The Onion's Pitch-Perfect Parody of Social Media 'Gurus'

"Using your brains to think of an idea and your skills to implement it? That's the old model."

The Onion is not the first to take a dim view of social-media marketing, but it is the funniest.

In the latest installment of the satirical newspaper's TED-esque 'Onion Talks' series, a speaker describes one of his company's recent coups:

Let me show you another example: Our firm was hired to expand SpeedStick deodorant's Twitter footprint. But they already had a Twitter feed -- and we of course had no original ideas. So we hired a separate company to create thousands of fake Twitter accounts designed only to follow SpeedStick. We were able to increase the number of accounts following SpeedStick from 300 to 900,000 in less than a week. And the best part is, all of these accounts were robots -- so we didn't have to tweet anything, because nobody was reading it.

The inevitable conclusion?

Ideally, real human users will leave social networking altogether, and all that will be left will be thousands of robots, talking to each other, who we can then advertise to.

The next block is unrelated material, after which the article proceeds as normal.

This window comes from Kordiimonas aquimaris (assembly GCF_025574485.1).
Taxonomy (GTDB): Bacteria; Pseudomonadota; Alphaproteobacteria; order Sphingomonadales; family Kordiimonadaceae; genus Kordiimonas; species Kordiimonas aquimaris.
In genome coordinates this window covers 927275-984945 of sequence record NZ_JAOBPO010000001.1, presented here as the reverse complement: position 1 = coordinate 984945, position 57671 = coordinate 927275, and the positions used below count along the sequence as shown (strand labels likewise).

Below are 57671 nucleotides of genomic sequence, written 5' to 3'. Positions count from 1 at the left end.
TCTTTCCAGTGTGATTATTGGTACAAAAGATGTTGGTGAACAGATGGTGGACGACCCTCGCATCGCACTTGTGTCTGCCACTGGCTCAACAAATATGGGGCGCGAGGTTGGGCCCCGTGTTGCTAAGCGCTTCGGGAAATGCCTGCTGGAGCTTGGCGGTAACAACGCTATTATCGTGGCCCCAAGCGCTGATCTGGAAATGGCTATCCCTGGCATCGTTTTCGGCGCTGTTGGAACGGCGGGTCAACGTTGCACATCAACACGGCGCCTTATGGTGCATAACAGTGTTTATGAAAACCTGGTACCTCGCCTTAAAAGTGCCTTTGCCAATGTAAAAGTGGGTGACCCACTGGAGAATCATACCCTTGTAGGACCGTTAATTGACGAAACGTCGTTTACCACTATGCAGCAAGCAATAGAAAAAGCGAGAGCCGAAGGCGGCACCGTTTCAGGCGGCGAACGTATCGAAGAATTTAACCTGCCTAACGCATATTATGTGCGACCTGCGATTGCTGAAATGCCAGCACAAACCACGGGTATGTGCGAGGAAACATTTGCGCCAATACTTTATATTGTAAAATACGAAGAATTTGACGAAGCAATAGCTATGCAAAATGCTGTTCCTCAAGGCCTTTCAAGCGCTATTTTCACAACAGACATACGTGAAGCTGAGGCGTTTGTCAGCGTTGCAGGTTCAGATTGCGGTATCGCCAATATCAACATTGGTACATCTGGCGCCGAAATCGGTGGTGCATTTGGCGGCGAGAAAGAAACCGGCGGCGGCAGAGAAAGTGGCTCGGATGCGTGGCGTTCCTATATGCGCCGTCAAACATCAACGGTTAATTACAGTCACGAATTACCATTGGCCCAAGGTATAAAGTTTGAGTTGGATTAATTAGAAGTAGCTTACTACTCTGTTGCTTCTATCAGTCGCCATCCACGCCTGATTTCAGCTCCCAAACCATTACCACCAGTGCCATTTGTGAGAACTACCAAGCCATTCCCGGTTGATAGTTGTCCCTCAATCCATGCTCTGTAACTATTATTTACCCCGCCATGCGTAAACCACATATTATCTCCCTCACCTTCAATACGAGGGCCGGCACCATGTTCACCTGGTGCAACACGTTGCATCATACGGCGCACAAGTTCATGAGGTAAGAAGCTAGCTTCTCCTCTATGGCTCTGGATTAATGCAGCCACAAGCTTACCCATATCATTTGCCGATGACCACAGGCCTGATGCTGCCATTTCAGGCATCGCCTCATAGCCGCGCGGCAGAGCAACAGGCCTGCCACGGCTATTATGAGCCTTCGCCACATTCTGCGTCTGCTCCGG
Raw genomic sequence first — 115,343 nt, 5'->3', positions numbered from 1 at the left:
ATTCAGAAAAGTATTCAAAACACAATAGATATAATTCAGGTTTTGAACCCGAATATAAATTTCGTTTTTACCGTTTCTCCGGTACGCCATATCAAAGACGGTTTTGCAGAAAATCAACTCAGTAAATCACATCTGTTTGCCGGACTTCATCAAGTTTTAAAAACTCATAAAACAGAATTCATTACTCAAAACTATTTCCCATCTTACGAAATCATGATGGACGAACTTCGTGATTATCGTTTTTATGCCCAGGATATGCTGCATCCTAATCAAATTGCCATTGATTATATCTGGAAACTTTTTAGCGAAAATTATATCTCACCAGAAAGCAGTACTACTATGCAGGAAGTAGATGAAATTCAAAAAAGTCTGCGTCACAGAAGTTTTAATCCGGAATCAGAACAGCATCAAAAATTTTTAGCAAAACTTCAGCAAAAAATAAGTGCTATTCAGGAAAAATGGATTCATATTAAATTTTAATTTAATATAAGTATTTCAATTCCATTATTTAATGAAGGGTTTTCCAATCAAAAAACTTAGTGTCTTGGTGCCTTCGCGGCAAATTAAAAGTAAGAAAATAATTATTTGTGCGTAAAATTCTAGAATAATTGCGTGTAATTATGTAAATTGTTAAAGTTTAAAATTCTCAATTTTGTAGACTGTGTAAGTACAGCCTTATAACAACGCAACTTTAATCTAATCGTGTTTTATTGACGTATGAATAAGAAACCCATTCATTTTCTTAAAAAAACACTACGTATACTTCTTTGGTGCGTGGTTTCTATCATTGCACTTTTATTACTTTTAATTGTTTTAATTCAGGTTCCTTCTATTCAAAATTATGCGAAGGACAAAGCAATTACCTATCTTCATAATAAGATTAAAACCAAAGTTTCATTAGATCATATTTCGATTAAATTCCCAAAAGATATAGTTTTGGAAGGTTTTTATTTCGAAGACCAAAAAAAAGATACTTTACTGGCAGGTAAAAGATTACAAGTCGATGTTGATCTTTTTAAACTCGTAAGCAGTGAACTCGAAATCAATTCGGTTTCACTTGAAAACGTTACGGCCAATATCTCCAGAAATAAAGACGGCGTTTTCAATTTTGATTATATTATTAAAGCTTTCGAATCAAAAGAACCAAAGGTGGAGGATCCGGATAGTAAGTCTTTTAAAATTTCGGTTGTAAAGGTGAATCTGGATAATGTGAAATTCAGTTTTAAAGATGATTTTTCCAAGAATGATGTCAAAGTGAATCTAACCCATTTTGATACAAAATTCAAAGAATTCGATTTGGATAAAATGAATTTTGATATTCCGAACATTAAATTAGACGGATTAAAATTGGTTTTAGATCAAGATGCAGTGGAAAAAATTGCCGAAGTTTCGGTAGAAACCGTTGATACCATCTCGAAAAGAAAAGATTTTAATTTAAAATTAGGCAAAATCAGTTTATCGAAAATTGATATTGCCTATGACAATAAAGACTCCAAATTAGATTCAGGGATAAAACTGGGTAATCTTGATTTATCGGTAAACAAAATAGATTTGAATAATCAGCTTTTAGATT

For The Onion's earlier take on visionary entrepreneurs, see here.

Presented by

Rebecca J. Rosen is a senior editor at The Atlantic, where she oversees the Business Channel. She was previously an associate editor at The Wilson Quarterly.

Life as an Obama Impersonator

"When you think you're the president, you just act like you are above everybody else."

Join the Discussion

After you comment, click Post. If you’re not already logged in you will be asked to log in or register.

blog comments powered by Disqus

VIdeo

Life as an Obama Impersonator

"When you think you're the president, you just act like you are above everybody else."

Video

Things Not to Say to a Pregnant Woman

You don't have to tell her how big she is. You don't need to touch her belly.

Video

Maine's Underground Street Art

"Graffiti is the farthest thing from anarchy."

Video

The Joy of Running in a Beautiful Place

A love letter to California's Marin Headlands

Video

'I Didn't Even Know What I Was Going Through'

A 17-year-old describes his struggles with depression.

More in Technology

Just In